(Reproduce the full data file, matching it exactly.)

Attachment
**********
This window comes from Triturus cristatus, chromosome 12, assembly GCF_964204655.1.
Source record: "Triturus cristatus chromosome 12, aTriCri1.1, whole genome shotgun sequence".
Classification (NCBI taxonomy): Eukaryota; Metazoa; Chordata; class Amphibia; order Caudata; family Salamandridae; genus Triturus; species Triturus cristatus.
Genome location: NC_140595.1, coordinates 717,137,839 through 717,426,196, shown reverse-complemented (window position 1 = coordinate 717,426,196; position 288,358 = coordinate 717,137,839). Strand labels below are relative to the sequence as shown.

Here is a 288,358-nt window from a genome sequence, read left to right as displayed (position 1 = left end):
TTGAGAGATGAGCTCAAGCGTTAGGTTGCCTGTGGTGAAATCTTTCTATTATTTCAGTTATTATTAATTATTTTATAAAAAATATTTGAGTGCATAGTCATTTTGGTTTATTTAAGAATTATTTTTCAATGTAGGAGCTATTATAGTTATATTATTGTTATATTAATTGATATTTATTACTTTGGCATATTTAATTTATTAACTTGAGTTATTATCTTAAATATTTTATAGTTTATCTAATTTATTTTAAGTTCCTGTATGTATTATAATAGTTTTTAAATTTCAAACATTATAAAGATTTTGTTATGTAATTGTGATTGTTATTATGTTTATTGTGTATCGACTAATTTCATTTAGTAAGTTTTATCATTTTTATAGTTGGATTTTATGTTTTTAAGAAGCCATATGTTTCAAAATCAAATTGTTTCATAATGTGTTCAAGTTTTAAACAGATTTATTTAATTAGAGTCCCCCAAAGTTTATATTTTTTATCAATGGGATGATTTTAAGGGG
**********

This window comes from Triturus cristatus, chromosome 12, assembly GCF_964204655.1.
Source record: "Triturus cristatus chromosome 12, aTriCri1.1, whole genome shotgun sequence".
Classification (NCBI taxonomy): Eukaryota; Metazoa; Chordata; class Amphibia; order Caudata; family Salamandridae; genus Triturus; species Triturus cristatus.
Genome location: NC_140595.1, coordinates 717,137,839 through 717,426,196, shown reverse-complemented (window position 1 = coordinate 717,426,196; position 288,358 = coordinate 717,137,839). Strand labels below are relative to the sequence as shown.

Here is a 288,358-nt window from a genome sequence, read left to right as displayed (position 1 = left end):
TTGAGAGATGAGCTCAAGCGTTAGGTTGCCTGTGGTGAAATCTTTCTATTATTTCAGTTATTATTAATTATTTTATAAAAAATATTTGAGTGCATAGTCATTTTGGTTTATTTAAGAATTATTTTTCAATGTAGGAGCTATTATAGTTATATTATTGTTATATTAATTGATATTTATTACTTTGGCATATTTAATTTATTAACTTGAGTTATTATCTTAAATATTTTATAGTTTATCTAATTTATTTTAAGTTCCTGTATGTATTATAATAGTTTTTAAATTTCAAACATTATAAAGATTTTGTTATGTAATTGTGATTGTTATTATGTTTATTGTGTATCGACTAATTTCATTTAGTAAGTTTTATCATTTTTATAGTTGGATTTTATGTTTTTAAGAAGCCATATGTTTCAAAATCAAATTGTTTCATAATGTGTTCAAGTTTTAAACAGATTTATTTAATTAGAGTCCCCCAAAGTTTATATTTTTTATCAATGGGATGATTTTAAGGGG